Viewers continued to see the sights of the city on TV shows including “The Chi,” “Empire” and the three NBC series with “Chicago” in the title, as well as big-screen productions including “Rampage” and “Death Wish.” But perhaps none showcased our streets better than “Widows,” a heist thriller from “12 Years a Slave” director Steve McQueen. A starry cast including Viola Davis, Michelle Rodriguez and Colin Farrell, told the story of women attempting to complete a caper devised by their murdered husbands. Released in November, “Widows” was praised by 91 percent of the critics on the Rotten Tomatoes entertainment website.

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‘Black Panther’ spawns Wakandacon

The WakandaCon founders and programming team: Lisa Beasley (from left), David Barthwell, Taylor Witten, Matt Barthwell, and Ali Barthwell. | Provided Photo

Not just a favorite with Chicago audiences, “Black Panther” was a national phenomenon, the No. 1 movie of 2018 domestically with a gross of more than $700 million. The hugely entertaining superhero epic also had remarkable cultural impact, enough so that a group of enthusiastic and enterprising Chicagoans put on a three-day convention, unaffiliated with Marvel Studios, that examined the movie’s themes in a real-world context. At the Hilton Downtown Chicago — across the street from Lollapalooza, taking place the same weekend — Wakandacon touched on gaming, creativity, education, feminism and other subjects. Co-founder David Barthwell said the idea was to help “Panther” fans recapture “this world that gave me characters to identify with and all these people coming together with this energy.”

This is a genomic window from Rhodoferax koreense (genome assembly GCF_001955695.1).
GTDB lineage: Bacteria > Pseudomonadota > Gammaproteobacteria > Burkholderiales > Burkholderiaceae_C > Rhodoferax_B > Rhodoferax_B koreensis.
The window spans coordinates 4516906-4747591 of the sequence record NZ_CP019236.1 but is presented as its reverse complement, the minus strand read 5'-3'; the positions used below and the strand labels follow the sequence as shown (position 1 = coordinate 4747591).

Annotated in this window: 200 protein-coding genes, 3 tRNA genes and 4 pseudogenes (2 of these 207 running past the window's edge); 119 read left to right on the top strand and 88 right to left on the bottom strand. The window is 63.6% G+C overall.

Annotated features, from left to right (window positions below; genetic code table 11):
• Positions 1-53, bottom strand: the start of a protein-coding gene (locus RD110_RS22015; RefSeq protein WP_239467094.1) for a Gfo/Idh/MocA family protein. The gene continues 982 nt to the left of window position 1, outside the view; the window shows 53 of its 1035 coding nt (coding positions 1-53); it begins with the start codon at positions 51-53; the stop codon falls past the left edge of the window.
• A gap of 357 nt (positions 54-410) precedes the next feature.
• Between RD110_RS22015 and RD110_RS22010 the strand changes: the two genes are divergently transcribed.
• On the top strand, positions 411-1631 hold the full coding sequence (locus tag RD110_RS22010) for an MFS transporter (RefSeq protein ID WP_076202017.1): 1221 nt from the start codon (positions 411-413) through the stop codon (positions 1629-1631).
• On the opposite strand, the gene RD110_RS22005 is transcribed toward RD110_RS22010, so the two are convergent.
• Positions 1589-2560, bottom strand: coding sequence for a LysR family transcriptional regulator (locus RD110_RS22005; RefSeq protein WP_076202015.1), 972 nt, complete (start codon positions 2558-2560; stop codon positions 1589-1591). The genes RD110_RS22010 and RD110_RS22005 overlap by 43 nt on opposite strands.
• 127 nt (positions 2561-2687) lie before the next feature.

Laurie Metcalf’s winning ways

Actress Laurie Metcalf attends the 24th Annual Screen Actors Guild Awards at The Shrine Auditorium on January 21, 2018 in Los Angeles, California. | Christopher Polk/Getty Images

For Laurie Metcalf, it seemed no year could exceed 2017, when the Steppenwolf Theatre ensemble member landed her first Tony Award (for “A Doll’s House, Part 2”), won raves for her supporting role in the movie “Lady Bird” and returned to her signature TV role, Jackie Harris, on ABC’s revival of “Roseanne.” But she topped herself in 2018. The “Lady Bird” triumph earned her an Oscar nomination, the first of her career. (She lost to Allison Janney.) Her Tony got a mate when Metcalf won for her work in a revival of Edward Albee’s “Three Tall Women.” And though her TV job briefly disappeared when ABC fired Roseanne Barr for ill-advised tweeting, Metcalf came back even more prominently on “The Conners,” the sitcom that rose from the ashes of “Roseanne.”

Michelle Obama book tour

Former First Lady Michelle Obama is introduced by Oprah during the kickoff event for Obama's new book "Becoming" at the United Center, Tuesday night, Nov. 13, 2018. | Ashlee Rezin/Sun-Times

Michelle Obama is introduced by Oprah at the United Center. | Ashlee Rezin/Sun-Times

She’s a daughter of Chicago’s South Side, a graduate of Whitney Young Magnet High School on the city’s West Side, and a graduate of Princeton University and Harvard Law. And on Jan. 20, 2009, when Barack Obama was sworn in as president of the United States, Michelle Robinson Obama became America’s first lady.

Obama’s journey from Chicago to the White House and every point in between is chronicled in her memoir, “Becoming,” released on Nov. 13. The date also marked the launch of the world tour in support of the tome, and Obama picked her hometown to kick things off.